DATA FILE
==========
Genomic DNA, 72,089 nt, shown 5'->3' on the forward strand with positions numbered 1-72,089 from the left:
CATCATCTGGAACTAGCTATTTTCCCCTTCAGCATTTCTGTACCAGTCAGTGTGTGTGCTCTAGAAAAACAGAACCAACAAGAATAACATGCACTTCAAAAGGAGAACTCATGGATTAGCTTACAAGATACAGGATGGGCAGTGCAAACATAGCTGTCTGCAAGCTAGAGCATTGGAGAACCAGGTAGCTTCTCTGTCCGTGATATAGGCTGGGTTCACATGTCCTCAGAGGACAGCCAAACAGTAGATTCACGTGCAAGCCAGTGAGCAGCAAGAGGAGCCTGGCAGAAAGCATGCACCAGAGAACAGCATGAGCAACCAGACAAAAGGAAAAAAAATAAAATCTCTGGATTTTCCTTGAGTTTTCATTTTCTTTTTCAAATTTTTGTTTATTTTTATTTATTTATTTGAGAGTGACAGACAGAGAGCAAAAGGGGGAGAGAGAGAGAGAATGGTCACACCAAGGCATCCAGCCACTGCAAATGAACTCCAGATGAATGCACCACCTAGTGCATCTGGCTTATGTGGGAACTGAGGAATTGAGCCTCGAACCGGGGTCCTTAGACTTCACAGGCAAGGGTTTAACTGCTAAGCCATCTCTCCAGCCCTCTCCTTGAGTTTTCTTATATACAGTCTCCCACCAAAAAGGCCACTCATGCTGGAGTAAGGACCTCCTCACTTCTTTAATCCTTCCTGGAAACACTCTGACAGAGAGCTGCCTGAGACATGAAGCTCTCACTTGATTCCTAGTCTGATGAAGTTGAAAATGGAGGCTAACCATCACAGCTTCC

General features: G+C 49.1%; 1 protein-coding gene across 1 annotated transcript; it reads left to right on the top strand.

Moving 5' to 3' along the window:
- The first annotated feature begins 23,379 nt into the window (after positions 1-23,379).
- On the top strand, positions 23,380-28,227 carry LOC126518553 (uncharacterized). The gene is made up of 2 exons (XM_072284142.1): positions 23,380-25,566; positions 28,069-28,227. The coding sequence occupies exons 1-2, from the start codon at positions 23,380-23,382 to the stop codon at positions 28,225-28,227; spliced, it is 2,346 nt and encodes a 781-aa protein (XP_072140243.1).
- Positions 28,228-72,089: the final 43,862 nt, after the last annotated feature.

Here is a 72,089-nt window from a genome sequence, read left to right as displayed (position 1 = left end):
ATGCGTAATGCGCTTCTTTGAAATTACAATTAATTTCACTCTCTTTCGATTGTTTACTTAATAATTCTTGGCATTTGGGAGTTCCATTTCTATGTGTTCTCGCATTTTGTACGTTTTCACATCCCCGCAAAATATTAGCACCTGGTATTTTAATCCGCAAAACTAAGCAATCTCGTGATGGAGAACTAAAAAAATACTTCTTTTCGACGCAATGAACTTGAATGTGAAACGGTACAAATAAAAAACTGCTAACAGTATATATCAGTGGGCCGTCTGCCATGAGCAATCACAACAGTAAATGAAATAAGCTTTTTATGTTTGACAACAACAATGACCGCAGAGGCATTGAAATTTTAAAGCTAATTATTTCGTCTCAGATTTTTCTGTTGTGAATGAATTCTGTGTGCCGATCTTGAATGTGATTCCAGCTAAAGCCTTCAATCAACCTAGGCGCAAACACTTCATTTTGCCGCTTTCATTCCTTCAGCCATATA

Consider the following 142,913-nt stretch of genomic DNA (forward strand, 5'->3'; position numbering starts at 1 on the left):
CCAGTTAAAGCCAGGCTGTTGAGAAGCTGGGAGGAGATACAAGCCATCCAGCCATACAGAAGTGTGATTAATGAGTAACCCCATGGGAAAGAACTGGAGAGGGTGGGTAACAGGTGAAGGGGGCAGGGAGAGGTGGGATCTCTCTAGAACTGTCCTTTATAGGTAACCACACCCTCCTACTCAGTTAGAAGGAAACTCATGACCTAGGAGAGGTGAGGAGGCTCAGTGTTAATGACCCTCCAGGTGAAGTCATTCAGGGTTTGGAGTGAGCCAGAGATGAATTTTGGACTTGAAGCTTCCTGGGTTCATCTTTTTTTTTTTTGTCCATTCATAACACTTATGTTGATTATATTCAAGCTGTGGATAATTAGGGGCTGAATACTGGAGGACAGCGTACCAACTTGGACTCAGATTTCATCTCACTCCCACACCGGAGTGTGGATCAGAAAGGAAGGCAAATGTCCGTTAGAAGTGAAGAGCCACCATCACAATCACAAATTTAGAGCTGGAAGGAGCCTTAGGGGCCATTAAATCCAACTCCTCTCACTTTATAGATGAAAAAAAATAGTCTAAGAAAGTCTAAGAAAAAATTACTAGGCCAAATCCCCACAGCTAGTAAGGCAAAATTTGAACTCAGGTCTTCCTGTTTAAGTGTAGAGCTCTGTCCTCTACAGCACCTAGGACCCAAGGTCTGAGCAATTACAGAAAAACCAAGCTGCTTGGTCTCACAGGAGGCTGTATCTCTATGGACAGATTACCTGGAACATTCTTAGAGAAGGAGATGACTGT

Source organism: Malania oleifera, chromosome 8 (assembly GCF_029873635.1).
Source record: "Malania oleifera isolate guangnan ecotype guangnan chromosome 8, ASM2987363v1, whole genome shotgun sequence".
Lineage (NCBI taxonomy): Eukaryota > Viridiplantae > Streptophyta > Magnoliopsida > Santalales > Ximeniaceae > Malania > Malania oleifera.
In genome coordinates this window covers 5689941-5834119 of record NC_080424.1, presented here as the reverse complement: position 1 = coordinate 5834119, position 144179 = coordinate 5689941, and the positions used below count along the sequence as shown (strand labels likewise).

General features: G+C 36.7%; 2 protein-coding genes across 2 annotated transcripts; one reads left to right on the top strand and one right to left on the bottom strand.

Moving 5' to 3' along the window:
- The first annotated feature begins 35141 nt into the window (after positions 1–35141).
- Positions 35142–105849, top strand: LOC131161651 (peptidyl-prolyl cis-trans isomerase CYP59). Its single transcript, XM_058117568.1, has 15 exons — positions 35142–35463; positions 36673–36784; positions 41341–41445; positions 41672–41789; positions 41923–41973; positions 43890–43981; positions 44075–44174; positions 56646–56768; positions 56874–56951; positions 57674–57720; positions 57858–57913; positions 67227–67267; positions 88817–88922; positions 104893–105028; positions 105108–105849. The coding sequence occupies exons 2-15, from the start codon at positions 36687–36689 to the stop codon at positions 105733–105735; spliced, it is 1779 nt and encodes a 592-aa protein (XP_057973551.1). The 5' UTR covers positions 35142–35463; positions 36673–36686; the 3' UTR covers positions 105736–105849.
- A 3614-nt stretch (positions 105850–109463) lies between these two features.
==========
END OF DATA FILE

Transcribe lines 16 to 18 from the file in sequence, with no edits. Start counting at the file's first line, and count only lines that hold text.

General features: G+C 36.7%; 2 protein-coding genes across 2 annotated transcripts; one reads left to right on the top strand and one right to left on the bottom strand.

Moving 5' to 3' along the window:
- The first annotated feature begins 35141 nt into the window (after positions 1–35141).